We have identified a gene, denoted PttMAP20, which is strongly up-regulated during secondary cell wall synthesis and tightly coregulated with the secondary wall-associated CESA genes in hybrid aspen (Populus tremula x tremuloides). Immunolocalization studies with affinity-purified antibodies specific for PttMAP20 revealed that the protein is found in all cell types in developing xylem and that it is most abundant in cells forming secondary cell walls. This PttMAP20 protein sequence contains a highly conserved TPX2 domain first identified in a microtubule-associated protein (MAP) in Xenopus laevis. Overexpression of PttMAP20 in Arabidopsis (Arabidopsis thaliana) leads to helical twisting of epidermal cells, frequently associated with MAPs. In addition, a PttMAP20-yellow fluorescent protein fusion protein expressed in tobacco (Nicotiana tabacum) leaves localizes to microtubules in leaf epidermal pavement cells. Recombinant PttMAP20 expressed in Escherichia coli also binds specifically to in vitro-assembled, taxol-stabilized bovine microtubules. Finally, the herbicide 2,6-dichlorobenzonitrile, which inhibits cellulose synthesis in plants, was found to bind specifically to PttMAP20. Together with the known function of cortical microtubules in orienting cellulose microfibrils, these observations suggest that PttMAP20 has a role in cellulose biosynthesis.

  • 103. Roberts, Alison W.
    et al.
    Lahnstein, Jelle
    Hsieh, Yves S. Y.
    KTH, School of Engineering Sciences in Chemistry, Biotechnology and Health (CBH), Chemistry, Glycoscience.
    Xing, Xiaohui
    Yap, Kuok
    Chaves, Arielle M
    Scavuzzo-Duggan, Tess R
    Dimitroff, George
    Lonsdale, Andrew
    Roberts, Eric M.
    Bulone, Vincent
    KTH, School of Engineering Sciences in Chemistry, Biotechnology and Health (CBH), Chemistry, Glycoscience.
    Fincher, Geoffrey B
    Doblin, Monika Susanne
    Bacic, Antony
    Burton, Rachel A
    Functional Characterization of a Glycosyltransferase from the Moss Physcomitrella patens Involved in the Biosynthesis of a Novel Cell Wall Arabinoglucan2018In: The Plant Cell, ISSN 1040-4651, E-ISSN 1532-298X, Vol. 30, no 6, p. 1293-1308Article in journal (Refereed)
    Abstract [en]

    Mixed-linkage (1,3;1,4)-β-glucan (MLG), an abundant cell wall polysaccharide in the Poaceae, has been detected in ascomycetes, algae, and seedless vascular plants, but not in eudicots. Although MLG has not been reported in bryophytes, a predicted glycosyltransferase from the moss Physcomitrella patens (Pp3c12_24670) is similar to a bona fide ascomycete MLG synthase. We tested whether Pp3c12_24670 encodes an MLG synthase by expressing it in wild tobacco (Nicotiana benthamiana) and testing for release of diagnostic oligosaccharides from the cell walls by either lichenase or (1,4)-β-glucan endohydrolase. Lichenase, an MLG-specific endohydrolase, showed no activity against cell walls from transformed N. benthamiana, but (1,4)-β-glucan endohydrolase released oligosaccharides that were distinct from oligosaccharides released from MLG by this enzyme. Further analysis revealed that these oligosaccharides were derived from a novel unbranched, unsubstituted arabinoglucan (AGlc) polysaccharide. We identified sequences similar to the P. patens AGlc synthase from algae, bryophytes, lycophytes, and monilophytes, raising the possibility that other early divergent plants synthesize AGlc. Similarity of P. patens AGlc synthase to MLG synthases from ascomycetes, but not those from Poaceae, suggests that AGlc and MLG have a common evolutionary history that includes loss in seed plants, followed by a more recent independent origin of MLG within the monocots.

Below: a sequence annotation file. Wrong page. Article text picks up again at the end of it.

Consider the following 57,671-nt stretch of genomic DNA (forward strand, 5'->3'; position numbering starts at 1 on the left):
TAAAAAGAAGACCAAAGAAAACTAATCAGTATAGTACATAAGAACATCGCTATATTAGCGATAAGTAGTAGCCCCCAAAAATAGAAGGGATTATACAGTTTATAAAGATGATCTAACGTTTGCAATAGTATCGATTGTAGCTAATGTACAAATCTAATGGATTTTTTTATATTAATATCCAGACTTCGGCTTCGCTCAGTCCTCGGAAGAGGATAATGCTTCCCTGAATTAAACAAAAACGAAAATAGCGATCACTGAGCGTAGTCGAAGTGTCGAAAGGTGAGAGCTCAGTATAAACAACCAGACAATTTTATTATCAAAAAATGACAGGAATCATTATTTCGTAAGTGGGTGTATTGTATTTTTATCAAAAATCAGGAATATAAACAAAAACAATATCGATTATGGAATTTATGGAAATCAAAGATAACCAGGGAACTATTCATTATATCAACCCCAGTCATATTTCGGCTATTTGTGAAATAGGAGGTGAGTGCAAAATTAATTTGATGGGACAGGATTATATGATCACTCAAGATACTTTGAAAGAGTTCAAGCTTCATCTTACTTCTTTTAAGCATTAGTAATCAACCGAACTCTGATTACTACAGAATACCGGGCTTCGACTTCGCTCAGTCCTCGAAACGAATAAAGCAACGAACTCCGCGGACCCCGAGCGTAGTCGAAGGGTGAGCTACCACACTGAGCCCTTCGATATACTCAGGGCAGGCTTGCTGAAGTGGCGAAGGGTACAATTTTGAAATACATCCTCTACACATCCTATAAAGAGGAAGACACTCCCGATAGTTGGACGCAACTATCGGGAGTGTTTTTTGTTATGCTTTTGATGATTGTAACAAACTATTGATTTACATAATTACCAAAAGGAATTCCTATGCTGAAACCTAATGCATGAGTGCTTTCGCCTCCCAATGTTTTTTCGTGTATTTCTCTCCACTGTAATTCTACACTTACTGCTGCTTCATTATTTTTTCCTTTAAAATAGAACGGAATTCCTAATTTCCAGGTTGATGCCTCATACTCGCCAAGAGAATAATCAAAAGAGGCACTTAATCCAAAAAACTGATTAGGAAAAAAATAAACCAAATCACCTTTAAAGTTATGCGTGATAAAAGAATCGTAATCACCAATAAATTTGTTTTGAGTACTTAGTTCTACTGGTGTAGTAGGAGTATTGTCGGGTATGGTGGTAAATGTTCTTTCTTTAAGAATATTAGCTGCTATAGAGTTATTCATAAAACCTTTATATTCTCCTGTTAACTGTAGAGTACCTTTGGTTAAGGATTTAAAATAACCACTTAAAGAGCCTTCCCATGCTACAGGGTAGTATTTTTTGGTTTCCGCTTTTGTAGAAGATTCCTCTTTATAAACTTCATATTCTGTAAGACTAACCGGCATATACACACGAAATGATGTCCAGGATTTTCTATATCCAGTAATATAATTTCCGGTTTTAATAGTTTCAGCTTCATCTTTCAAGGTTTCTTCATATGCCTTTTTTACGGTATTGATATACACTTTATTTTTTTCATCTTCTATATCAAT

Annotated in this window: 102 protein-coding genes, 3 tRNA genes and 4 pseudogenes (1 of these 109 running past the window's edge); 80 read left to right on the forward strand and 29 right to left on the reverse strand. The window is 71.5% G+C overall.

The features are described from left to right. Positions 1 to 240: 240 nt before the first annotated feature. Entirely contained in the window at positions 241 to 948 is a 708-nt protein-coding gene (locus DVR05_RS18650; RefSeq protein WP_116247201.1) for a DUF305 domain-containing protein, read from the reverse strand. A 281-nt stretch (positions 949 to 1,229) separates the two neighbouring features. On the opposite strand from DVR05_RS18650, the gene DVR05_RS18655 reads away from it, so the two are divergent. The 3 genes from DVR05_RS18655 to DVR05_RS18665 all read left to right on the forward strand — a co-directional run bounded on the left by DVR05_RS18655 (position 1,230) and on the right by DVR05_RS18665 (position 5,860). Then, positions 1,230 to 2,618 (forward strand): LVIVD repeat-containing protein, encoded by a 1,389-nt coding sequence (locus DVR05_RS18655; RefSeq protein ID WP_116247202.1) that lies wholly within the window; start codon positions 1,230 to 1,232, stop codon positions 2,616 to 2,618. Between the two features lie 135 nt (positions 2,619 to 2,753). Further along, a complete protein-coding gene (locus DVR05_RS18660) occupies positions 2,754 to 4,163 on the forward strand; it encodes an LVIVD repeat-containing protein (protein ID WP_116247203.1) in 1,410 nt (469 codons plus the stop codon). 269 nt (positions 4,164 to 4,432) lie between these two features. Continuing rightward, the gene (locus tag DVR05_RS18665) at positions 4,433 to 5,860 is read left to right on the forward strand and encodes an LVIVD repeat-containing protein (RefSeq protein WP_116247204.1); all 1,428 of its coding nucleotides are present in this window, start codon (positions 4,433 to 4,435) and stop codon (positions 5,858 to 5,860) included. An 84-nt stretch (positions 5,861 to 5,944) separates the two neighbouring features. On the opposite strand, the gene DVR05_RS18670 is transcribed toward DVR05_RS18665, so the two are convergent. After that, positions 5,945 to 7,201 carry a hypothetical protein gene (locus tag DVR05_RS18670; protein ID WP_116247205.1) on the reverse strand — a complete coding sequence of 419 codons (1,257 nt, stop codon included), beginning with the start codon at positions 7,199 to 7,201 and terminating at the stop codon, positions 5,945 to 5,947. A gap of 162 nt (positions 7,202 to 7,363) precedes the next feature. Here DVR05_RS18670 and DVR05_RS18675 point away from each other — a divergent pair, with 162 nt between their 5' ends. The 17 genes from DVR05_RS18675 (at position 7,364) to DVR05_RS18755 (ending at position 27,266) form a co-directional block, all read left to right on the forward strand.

• 104. Ruprecht, Colin
    et al.
    Tohge, Takayuki
    Fernie, Alisdair
    Mortimer, Cara L.
    Kozlo, Amanda
    Fraser, Paul D.
    Funke, Norma
    Cesarino, Igor
    Vanholme, Ruben
    Boerjan, Wout
    Morreel, Kris
    Burgert, Ingo
    Gierlinger, Notburga
    Bulone, Vincent
    KTH, School of Biotechnology (BIO), Glycoscience.
    Schneider, Vera
    Stockero, Andrea
    Navarro, Juan Pedro
    Pudel, Frank
    Tambuyser, Bart
    Hygate, James
    Bumstead, Jon
    Notley, Louis
    Persson, Staffan
    Transcript and Metabolite Profiling for the Evaluation of Tobacco Tree and Poplar as Feedstock for the Bio-based Industry2014In: Journal of Visualized Experiments, ISSN 1940-087X, E-ISSN 1940-087X, no 87, p. e51393-Article in journal (Refereed)
    Abstract [en]